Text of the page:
Established in 2013, Prostorcrew is an event management and event design company based in Moscow, Russia. Their work ranges from organizing an exhibition project for Hyundai Motorstudio and Ars Electronica; to a music duel festival for Redbull for 7,000 attendees; to an exhibit space for Porsche; or to the opening of a BMW dealership, overseeing concepts, execution, production, staffing, and artist management, among many other services. Last year, Prostorcrew introduced a new identity designed by Moscow-based Roma Erohnovich (who also designed the previous identity in 2016).
Prostocrew is business and art, work and action-packed movement, budget tables and watching the sunsets on the site. We don’t oppose one to the other. We manifest chaos as a system and the system as chaos, as an approach to business and life organization. We allow luck, mistakes, emotions and total control to happen, we allow productivity and meaninglessness, we are ready to participate in your tender with our opinion and attitude :)
This is a great follow-up to last week’s Sloy project… perhaps I can start a companion to Friday Likes: Russian Thursdays. While the logo starts out tame, things get crazier from here on out. The old logo had a 1990s rave flyer aesthetic that I don’t personally like but I can see its appeal and the wide wordmark was decently executed. The new logo goes for the Awkward Sans Serif trend with a custom type family, Nudla, that has that nice Brutalist patina. The logo isn’t great by any means but it starts to set the tone for the identity that combines deadpan minimalism with exuberant maximalism.
The ‘chaos-system’ metaphor is reflected in our graphical tools:
Modular design: random, chaotic visuals are, in fact, built using a strict grid. This is a visualization of how confusion and chaos can live within the guidelines of modularity and system laws. This is a key graphic metaphor that can be traced in all our media. Animated shapes: they bring dynamics to the design and make the layout perception more difficult, as well as support and highlight the chaos effect. Typography: our own Nudla typeface, as a strict grotesque in modern style, gets the system by the balls and stops it from falling apart. Creative 3D illustrations and animations: they complement the visual imagery and expand the variability of media usage. Color model: gives an affirmative and sometimes aggressive note to communication.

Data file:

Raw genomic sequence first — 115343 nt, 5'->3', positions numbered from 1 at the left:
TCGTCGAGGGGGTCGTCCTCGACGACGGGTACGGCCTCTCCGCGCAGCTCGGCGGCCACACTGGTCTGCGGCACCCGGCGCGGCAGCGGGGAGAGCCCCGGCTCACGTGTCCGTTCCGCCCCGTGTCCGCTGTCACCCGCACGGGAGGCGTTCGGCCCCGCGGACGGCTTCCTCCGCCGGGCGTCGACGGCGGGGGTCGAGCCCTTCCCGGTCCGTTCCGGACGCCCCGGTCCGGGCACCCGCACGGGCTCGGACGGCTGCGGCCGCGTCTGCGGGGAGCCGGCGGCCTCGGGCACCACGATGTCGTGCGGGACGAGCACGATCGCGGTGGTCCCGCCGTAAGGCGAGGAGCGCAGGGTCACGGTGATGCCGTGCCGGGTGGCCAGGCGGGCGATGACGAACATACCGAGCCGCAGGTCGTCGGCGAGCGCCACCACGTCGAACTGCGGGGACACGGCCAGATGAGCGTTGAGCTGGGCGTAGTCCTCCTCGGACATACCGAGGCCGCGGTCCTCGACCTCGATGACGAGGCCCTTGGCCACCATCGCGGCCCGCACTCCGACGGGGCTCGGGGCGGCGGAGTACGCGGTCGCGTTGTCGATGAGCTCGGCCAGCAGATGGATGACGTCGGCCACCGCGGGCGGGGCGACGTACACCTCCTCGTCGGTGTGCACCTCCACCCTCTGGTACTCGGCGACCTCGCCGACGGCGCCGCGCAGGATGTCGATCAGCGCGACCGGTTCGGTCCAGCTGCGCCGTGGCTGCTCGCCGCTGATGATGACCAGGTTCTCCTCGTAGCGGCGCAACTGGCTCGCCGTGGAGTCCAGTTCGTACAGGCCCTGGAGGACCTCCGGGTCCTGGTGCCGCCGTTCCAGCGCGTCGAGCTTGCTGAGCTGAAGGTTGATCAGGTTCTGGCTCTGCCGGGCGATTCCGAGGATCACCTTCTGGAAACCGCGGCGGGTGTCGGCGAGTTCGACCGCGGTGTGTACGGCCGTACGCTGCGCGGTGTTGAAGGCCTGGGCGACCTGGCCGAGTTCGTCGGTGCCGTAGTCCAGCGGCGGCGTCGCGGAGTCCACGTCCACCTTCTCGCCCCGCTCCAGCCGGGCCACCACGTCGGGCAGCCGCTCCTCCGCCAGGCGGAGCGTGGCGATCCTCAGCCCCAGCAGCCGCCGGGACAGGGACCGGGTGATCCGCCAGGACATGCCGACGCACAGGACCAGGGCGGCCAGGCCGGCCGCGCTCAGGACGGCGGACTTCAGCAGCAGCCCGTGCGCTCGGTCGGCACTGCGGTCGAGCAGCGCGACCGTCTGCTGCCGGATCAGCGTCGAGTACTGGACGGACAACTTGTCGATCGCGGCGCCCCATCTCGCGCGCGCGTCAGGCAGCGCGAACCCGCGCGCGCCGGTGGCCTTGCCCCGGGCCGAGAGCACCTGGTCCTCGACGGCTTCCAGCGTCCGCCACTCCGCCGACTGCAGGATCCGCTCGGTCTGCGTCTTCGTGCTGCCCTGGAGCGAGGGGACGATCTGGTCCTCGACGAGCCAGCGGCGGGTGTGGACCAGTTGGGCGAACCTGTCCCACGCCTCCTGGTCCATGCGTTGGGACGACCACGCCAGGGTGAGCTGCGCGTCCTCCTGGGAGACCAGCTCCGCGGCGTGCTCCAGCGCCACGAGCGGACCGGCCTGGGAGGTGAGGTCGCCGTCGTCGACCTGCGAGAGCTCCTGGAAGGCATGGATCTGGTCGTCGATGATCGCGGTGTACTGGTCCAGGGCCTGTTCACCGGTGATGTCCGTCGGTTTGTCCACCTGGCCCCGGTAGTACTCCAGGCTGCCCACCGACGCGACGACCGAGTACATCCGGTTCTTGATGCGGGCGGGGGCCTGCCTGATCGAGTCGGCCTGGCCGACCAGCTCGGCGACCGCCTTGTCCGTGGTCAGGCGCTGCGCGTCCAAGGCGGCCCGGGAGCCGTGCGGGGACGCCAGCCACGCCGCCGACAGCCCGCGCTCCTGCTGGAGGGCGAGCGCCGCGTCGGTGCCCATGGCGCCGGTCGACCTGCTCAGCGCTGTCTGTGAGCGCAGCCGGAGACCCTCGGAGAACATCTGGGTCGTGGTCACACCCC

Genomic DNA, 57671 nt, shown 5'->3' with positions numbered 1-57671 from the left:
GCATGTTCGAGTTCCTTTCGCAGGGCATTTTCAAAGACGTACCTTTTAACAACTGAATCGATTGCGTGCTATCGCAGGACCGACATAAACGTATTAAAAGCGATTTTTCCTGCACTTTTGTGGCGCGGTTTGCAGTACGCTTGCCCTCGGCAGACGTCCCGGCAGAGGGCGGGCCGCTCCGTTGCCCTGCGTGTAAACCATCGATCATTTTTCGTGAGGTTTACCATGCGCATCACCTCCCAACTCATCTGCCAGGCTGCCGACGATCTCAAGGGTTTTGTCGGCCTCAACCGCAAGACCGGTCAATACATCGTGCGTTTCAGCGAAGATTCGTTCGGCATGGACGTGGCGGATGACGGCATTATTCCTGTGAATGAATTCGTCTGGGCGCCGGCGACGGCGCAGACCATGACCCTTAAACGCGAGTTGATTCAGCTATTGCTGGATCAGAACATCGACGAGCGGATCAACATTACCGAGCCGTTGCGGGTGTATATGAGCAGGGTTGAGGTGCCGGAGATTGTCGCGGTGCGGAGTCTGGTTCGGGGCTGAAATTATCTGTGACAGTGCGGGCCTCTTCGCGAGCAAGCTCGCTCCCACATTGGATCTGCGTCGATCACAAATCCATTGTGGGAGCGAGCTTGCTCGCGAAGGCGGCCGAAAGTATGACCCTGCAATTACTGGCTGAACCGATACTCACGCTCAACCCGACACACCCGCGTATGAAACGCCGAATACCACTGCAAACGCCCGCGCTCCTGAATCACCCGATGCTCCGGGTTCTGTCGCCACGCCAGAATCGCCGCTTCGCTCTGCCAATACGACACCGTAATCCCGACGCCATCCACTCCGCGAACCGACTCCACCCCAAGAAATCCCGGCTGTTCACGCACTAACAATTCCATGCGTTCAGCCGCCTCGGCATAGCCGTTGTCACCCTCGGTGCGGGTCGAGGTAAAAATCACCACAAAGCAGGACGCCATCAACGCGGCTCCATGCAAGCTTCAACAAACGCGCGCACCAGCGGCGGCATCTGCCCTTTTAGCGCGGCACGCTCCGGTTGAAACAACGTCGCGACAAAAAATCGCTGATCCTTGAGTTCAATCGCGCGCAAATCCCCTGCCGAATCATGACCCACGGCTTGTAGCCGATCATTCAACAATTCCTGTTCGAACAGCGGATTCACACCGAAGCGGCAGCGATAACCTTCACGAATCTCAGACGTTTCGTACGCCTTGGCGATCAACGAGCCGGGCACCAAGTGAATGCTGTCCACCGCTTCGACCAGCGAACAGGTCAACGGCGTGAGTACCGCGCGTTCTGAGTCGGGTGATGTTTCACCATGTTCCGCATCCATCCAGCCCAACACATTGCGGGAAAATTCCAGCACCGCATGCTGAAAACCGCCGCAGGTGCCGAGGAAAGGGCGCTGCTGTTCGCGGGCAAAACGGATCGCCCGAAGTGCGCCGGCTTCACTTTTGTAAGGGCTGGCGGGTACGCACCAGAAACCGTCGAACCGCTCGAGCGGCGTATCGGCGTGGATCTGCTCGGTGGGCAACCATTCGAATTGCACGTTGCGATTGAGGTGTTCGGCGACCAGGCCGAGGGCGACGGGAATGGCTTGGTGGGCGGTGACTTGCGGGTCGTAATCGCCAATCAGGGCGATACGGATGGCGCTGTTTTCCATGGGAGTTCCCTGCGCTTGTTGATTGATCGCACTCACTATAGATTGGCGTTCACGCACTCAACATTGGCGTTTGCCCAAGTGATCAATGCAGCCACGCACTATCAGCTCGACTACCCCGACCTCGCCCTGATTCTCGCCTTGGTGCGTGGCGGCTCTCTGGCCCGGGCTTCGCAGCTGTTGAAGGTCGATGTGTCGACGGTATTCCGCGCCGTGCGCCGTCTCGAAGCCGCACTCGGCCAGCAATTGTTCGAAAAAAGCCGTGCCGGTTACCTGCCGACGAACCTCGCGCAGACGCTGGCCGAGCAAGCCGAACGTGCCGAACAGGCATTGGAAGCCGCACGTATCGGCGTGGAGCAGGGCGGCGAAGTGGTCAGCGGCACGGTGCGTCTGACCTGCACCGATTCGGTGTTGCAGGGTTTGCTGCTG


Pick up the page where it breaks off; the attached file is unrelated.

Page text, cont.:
A completely random range of doodads and graphics in a mono-thickness structure, along with bits of text, are paired with a completely random range of human figures, spheres, and other 3D extrusions that all together are like a Tron-on-acid stream of consciousness. I don’t know how it applies to event management but let’s try to find out. Spoiler: we don’t find out.
The combinations are fun to look at if perhaps a little frustrating in terms of trying to derive not just meaning but sense from them.
While everything does look like chaos it’s, perhaps, reassuring to see that there is a method to the madness and that everything was actually able to be explained in guidelines — although I think I would be petrified if I had to execute something on behalf of Prostorcrew after being given the guidelines.
The heavy render approach of all the applications shown makes the viability of everything displayed above questionable, not just because they are obviously rendered but everything there is full-bleed, RGB-based craziness that just doesn’t really exist in the physical world. BUT, in this case, I don’t really think it matters as this isn’t, like, a bank that actually needs to produce lots of physical applications — the renders are the applications. This is as real as it gets. With that in mind, sure, it’s cool. Random, but cool.
Overall, I’m not sure if there is a point in trying to overthink this: An event management company in Russia wanted a crazy-looking identity and a designer in Russia delivered a crazy-looking identity. Seems like a happy outcome. What’s interesting here and, in combination with the Sloy project and a number of other things, is that perhaps we are inching close to a new Postmodernism in identity design. It will be a couple of years before this starts to seep into the mainstream but I can totally see the pendulum swinging away from the safe sans serif, happy colors, faceless line-art people illustrations to stuff like this. Brace yourselves.